During that April meeting, Chairman Allen encouraged the board to review the calendar options, discuss them with their constituents, and be prepared for a vote at the May meeting.
Subsequently, the board, in a unanimous vote, approved Option 1 for the 2012-13 school year.
Concurring with a recommendation by Paul Imig, financial advisor, the board voted to revise the FY12 budget by transferring $300,000 from instruction to transportation; and transferring $150,000 from technology to $75,000 for administration, attendance, and health, and $75,000 for operation and maintenance.
Imig explained that with the recommended changes, the FY13 budget would be balanced. He noted that the revisions include the addition of a pre-kindergarten class, which adds two positions to the payroll, a pre-k teacher and an aide.
According to Imig, the budget reflects the closing of Gold Hill and the opening of the elementary complex and staffing that. He said the budget includes numerous personnel changes-retirements, reduction in force, and consolidation of jobs.
“The toughest part was trying to calculate the payroll and the benefits and make that fit into the limitations-the limitations being the total revenue,” shared Imig.
Explaining the difficulty addressing the state mandate regarding VRS and employees paying their portion, Imig said the ideal was to accommodate the five percent. “But we ended up with two percent. So we are recommending, and that is what is in the budget, increasing the employees salaries two percent and they would start paying a two percent contribution to VRS,” he stated, adding that the money “just wasn't there” to accommodate the five percent.
Imig requested that the board approve the $21,053,151 budget so it could be presented to the board of supervisors for its approval.
Following Imig's overview of the changes, the board unanimously approved the budget as presented.
“This has been a Herculean effort on everybody's part,” stated Dr. Blair. “It's been an education for all of us.” He added, “As sad as it is with revenues down, we provided some stability to the process.”
Expressing his appreciation to everyone involved in the process, Blair offered a special thank-you to Sandra Wier, the division's new financial officer, and Imig for their efforts.
After approving the budget, the board approved two resolutions dealing with the VRS contributions.
The first resolution stipulates the employer contribution rate of 8.55 percent. With the second resolution, which addresses the employee's contribution, the employer pays three percent and the employee two percent, with the exception of new employees hired after July who must pay the five percent.
However, the motion on the second resolution was amended to reflect any necessary adjustments to member contributions for Plan 2 employees as required by VRS.
Blair advised that they had received a request from Patti Branch, FBLA advisor, requesting the board's financial support for $3,440 for four students and two advisors to attend the FBLA National Leadership Conference in San Antonio, Texas, this summer.
In her letter, Branch said that the students would compete at the national level in the Business Multimedia Presentation category. She added that one of the students is also a state officer who would be helping with the state meeting at the conference.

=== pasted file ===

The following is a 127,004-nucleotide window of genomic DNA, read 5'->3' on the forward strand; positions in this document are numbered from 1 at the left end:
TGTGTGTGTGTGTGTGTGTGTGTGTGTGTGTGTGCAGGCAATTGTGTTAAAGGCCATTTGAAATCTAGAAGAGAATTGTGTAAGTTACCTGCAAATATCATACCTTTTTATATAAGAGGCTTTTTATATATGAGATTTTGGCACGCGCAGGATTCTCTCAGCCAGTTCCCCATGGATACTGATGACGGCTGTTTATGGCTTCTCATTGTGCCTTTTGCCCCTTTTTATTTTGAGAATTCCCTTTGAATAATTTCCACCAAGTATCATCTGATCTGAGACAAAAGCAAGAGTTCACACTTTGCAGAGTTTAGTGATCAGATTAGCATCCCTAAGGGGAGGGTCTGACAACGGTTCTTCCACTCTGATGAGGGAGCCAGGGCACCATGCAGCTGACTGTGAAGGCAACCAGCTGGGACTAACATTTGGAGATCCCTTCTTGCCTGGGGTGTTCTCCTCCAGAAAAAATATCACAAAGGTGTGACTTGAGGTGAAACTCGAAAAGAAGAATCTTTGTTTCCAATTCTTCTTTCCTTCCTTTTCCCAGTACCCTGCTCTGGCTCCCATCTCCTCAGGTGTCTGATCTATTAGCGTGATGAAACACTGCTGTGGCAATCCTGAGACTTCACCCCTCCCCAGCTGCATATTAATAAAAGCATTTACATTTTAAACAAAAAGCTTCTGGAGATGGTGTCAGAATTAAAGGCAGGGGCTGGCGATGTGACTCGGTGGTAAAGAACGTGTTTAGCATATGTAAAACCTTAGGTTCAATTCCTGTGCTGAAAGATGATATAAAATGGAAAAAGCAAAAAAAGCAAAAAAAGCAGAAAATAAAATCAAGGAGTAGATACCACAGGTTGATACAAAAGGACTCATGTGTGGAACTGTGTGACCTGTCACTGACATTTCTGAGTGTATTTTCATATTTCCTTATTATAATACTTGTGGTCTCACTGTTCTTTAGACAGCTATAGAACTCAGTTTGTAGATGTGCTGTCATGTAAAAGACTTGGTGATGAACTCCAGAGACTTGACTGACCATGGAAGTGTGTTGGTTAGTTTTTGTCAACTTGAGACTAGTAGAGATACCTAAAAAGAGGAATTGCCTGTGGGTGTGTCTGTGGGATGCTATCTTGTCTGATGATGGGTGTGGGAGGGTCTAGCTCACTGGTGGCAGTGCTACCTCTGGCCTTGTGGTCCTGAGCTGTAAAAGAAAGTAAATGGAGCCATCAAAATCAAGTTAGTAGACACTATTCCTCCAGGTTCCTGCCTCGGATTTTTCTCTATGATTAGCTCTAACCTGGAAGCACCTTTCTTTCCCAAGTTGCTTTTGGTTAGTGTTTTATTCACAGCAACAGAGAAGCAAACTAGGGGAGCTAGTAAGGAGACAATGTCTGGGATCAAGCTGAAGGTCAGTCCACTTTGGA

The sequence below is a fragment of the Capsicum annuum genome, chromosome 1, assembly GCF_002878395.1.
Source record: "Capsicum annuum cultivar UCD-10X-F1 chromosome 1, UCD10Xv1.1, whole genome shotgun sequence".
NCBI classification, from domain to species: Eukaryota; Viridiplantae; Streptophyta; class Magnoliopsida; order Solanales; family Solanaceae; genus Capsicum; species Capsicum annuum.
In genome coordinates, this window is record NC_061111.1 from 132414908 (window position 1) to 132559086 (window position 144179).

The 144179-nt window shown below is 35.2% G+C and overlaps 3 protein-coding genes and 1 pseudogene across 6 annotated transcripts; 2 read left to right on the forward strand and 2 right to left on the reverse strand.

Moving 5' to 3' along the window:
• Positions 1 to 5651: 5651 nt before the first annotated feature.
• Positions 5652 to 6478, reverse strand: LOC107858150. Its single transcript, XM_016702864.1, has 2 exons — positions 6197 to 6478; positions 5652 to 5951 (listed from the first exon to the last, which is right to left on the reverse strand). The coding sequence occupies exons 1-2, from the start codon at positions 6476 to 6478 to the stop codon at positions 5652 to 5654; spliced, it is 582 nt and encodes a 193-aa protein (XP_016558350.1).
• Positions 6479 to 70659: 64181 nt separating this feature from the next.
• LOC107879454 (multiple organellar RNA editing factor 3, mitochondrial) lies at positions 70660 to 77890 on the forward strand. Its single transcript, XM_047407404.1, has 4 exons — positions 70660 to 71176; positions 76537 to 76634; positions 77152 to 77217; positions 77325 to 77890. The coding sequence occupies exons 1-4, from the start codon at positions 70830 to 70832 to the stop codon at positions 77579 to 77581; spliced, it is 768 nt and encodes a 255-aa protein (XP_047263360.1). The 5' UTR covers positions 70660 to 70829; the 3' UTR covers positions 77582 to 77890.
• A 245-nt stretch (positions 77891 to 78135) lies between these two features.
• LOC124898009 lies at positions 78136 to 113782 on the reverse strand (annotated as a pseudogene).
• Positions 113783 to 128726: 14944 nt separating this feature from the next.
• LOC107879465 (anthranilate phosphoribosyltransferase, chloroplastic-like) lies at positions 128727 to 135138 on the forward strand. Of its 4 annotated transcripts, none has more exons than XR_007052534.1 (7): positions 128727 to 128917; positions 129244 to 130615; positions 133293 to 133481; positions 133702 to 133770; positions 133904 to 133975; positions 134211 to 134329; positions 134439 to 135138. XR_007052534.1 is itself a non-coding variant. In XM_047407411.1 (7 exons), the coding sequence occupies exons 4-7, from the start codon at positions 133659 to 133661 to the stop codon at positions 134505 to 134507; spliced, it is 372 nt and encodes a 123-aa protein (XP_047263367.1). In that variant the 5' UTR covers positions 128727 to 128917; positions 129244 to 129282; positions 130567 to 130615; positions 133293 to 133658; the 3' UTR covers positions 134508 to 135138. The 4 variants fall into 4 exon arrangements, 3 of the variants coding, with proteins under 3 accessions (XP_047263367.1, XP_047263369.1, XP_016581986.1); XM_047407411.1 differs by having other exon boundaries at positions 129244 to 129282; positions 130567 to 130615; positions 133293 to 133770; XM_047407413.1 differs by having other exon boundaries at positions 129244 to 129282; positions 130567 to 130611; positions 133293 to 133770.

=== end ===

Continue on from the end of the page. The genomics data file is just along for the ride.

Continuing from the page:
Branch wrote that the FBLA has raised $1,000 for the trip and they anticipate receiving an additional $1,500 in funding for the trip, which is expected to cost approximately $5,400.
Christian led with the successful motion to approve the funding. Allen abstained.
Betty Shapiro, representing Heartland Horse Heroes, a non-profit organization that offers therapeutic riding programs for children with special needs, thanked the board for allowing the CTE carpentry class to build a run-in shed at Sprouses Ranch.
Shapiro explained that the run-in shed is used to house the horses while they are waiting for their sessions with children.
She shared that the carpentry students, under the direction of their teacher Brandon Savage, did a great job. “What they left us with was a beautiful 12 by 18-foot run-in shed that will be there for many, many years,” said Shapiro. “They did it right.”
Continuing, she offered, “I want you all to know that you should be very, very proud of them. These guys will take with them the knowledge of how to use something that will be built on many agricultural sites around our county and others.”
She added, “We at Heartland Horse Heroes really do appreciate you giving that go-ahead to build it.”
Savage introduced the students involved in the project. “They did a really good job,” he stated.
Chairman Acie Allen thanked the students and their instructor. He offered, “This is what it is all about-the schools giving back to the community as well as working together.”
The board approved its consent agenda as presented.
Concurring with the superintendent's recommendation to approve the VSBA insurance proposal for FY 13, the board voted unanimously to do so.
Green explained that the proposal represents a one percent increase for next year. However, he added that once Gold Hill and Dillwyn Primary are vacated, the rate would be reduced.
Following a closed session, the board approved its personnel agenda as presented.
The action included the retirement of Eileen Miller, bus driver; and, the resignation of David Glasscock, a special education teacher at Dillwyn Primary.
Appointments included Sandra Wier as clerk of the school board effective July 1; and Danielle Minnick, BCMS and BCHS band and choral director.
The board also approved contracts for FY 13 and the FY 13 salary scales.